Book review: Accession

I love a bit of history. One of the coolest things about living in a place like London, in a country like the UK, is the sheer amount of history that surrounds us everyday. Anytime I go for a walk, or out for lunch, or into town, I’m always amazed at the glimpses of history you can see all around you.

One of my favourite parts of history to read up on in recent years has been the late Platagenet, early Tudor period. At school we covered a lot on Romans, Victorians, and twentieth century history, but as I finished studying history at fourteen (bar an elective on American twentieth century history at university), as a grown up I realised there were swathes of history I didn’t know enough about. When I then got handed a history class at my last school which covered the reigns of Henry II, Richard I and John…I had to catch up fast! As I did I promptly fell in love with the era and the time which came after it, as well as and the many vibrant stories and characters within it – Thomas รก Becket, Eleanor of Aquitaine, Margaret of Anjou…

Imagine my delight, then, when I found Livi Michael’s trilogy of books covering the war of the Roses, that long and bloody conflict that ended the Platagenet kings and led to the Tudor ascendancy. I had enjoyed Succession and Rebellion, so was looking forward to the third and final installment of the series, Accession.

A quick note on trilogies. Does anyone else get really nervous when they reach the final book in a series? I always get a little sense of dread, a worry that it won’t live up to the rest of the books. I’ve been known to avoid the last book in a series at times, simply because of the fear! Nevertheless I got over my trepidation and tucked into the book.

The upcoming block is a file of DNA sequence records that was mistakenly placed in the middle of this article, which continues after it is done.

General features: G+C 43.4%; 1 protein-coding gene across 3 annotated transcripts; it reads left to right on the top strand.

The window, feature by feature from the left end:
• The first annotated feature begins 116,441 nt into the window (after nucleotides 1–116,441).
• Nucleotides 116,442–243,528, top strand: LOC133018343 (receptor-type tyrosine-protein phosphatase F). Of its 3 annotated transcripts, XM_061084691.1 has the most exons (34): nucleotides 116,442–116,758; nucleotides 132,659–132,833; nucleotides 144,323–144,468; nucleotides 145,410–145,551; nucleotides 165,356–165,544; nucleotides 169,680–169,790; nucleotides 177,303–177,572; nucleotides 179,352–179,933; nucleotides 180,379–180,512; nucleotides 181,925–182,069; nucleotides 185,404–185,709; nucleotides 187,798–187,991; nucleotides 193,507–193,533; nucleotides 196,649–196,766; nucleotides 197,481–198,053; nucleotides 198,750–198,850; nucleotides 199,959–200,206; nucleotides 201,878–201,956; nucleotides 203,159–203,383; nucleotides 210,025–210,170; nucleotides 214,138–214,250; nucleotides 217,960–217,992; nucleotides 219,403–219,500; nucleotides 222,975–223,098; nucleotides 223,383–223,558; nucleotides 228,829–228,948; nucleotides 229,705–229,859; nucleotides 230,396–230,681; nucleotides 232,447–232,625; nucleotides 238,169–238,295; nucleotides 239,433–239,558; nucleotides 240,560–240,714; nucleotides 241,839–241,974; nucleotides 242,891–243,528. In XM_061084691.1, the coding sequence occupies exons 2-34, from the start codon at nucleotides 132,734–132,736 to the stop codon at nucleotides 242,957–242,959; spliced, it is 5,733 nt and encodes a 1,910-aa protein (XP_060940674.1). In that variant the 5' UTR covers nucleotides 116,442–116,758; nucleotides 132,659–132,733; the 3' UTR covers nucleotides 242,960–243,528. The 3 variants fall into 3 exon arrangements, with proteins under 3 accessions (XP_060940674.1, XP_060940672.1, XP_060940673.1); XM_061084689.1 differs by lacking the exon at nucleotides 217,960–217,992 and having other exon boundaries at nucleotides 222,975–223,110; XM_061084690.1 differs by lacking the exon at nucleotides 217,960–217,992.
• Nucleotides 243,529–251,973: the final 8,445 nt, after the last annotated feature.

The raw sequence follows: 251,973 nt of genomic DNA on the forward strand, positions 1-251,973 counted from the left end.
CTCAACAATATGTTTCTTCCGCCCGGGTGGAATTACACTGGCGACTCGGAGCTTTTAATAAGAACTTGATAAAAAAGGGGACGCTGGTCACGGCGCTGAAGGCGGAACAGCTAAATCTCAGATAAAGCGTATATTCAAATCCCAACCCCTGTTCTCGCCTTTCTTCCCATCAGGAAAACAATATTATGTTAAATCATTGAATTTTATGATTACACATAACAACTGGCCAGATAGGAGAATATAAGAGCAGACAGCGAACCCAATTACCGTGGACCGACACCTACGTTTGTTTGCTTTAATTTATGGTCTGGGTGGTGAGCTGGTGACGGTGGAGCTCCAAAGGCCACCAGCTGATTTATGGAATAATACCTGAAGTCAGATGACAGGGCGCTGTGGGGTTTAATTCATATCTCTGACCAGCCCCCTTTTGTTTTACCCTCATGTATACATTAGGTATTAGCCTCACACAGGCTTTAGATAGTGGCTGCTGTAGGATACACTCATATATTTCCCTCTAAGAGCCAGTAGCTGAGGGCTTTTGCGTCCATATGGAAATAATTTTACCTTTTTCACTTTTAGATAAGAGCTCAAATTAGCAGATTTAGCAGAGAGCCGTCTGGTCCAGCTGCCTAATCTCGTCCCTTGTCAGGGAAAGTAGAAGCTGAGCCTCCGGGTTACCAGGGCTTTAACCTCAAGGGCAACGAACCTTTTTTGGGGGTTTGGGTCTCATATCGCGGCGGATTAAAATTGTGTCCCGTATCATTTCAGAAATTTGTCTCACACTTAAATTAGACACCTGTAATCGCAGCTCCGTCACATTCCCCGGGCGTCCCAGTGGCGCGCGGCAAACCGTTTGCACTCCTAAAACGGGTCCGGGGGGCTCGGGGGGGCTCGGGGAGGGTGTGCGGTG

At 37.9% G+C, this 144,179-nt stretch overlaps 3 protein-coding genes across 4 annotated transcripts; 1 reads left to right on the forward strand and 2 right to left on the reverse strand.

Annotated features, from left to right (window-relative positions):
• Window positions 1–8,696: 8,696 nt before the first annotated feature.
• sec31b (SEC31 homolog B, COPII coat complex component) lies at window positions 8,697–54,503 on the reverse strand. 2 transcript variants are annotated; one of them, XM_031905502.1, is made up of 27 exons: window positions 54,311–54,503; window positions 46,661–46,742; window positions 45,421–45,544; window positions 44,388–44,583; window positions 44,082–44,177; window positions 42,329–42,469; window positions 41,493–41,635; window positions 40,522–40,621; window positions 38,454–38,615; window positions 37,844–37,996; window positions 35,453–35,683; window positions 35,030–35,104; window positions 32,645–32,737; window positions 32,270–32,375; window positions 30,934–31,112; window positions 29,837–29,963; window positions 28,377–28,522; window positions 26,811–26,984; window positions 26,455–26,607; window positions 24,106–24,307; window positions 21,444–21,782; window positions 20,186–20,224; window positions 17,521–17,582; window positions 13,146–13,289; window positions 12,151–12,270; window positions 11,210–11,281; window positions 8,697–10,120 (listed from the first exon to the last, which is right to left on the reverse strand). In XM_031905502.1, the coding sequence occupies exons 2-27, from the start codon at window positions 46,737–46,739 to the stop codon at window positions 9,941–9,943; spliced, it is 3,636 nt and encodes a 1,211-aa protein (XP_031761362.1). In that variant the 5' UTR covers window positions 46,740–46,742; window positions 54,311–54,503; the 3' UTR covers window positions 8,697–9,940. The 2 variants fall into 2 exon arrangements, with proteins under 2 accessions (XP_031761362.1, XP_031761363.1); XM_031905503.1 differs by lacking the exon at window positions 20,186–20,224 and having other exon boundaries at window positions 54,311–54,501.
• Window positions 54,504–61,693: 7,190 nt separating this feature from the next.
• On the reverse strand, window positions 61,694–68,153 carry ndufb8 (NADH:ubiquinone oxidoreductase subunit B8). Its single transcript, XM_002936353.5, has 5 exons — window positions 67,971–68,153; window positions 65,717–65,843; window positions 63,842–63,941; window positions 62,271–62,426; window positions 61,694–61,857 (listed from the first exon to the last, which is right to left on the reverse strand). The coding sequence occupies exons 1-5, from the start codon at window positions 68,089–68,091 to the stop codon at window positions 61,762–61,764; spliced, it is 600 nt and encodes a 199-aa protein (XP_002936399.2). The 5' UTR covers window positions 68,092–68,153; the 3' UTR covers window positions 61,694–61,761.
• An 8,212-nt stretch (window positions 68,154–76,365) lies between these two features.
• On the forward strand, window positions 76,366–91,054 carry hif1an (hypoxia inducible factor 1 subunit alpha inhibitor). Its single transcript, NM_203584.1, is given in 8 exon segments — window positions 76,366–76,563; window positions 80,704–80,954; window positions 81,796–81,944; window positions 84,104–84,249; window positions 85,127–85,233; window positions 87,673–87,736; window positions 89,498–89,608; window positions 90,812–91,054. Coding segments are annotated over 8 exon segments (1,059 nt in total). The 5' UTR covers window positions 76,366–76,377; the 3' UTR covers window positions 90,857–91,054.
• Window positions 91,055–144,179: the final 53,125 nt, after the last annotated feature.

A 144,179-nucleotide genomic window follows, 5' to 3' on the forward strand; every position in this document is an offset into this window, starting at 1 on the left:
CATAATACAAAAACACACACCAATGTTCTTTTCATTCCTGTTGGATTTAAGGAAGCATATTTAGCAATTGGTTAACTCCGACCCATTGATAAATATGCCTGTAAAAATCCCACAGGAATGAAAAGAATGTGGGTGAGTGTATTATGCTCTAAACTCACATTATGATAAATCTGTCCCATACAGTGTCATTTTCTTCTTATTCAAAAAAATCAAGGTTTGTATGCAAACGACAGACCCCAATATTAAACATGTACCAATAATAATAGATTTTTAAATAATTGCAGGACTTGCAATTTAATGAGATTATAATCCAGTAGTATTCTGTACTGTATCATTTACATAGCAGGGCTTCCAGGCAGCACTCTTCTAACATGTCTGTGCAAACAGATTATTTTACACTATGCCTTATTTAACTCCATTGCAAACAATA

Clocking in at a little over 400 pages, Accession is a great conclusion to the trilogy, with Michael weaving the story beautifully through the many ups and downs of the latter part of the War of the Roses. Taking elements from the chronicles of the age, she takes the reader on a journey from the murky depths of conflict to the crowning of a new sovereign. The characters are well drawn and compelling, and you are drawn in to the intrigues and machinations of the many parties involved from the get-go.

I found the very start of the book a little tricky to keep pace with, purely because of the wealth of characters involved (so many Margarets, you guys), but with the help of the detailed family tree at the start and some great writing and exposition from Michael, I soon found myself swept up in the story within a few chapters. And the final one hundred and fifty pages flew by as like a train hammering along a track the narrative reached its nation-changing conclusion. I may have had to delay dinner that night…

If you’re a fan of history, politics, or just great, compelling fiction, I’d thoroughly recommend Accession – a wonderful book about a challenging and epoch defining set of events in British history. A fitting conclusion to a great trilogy; I’m excited to see which era Livi Michael tackles next.

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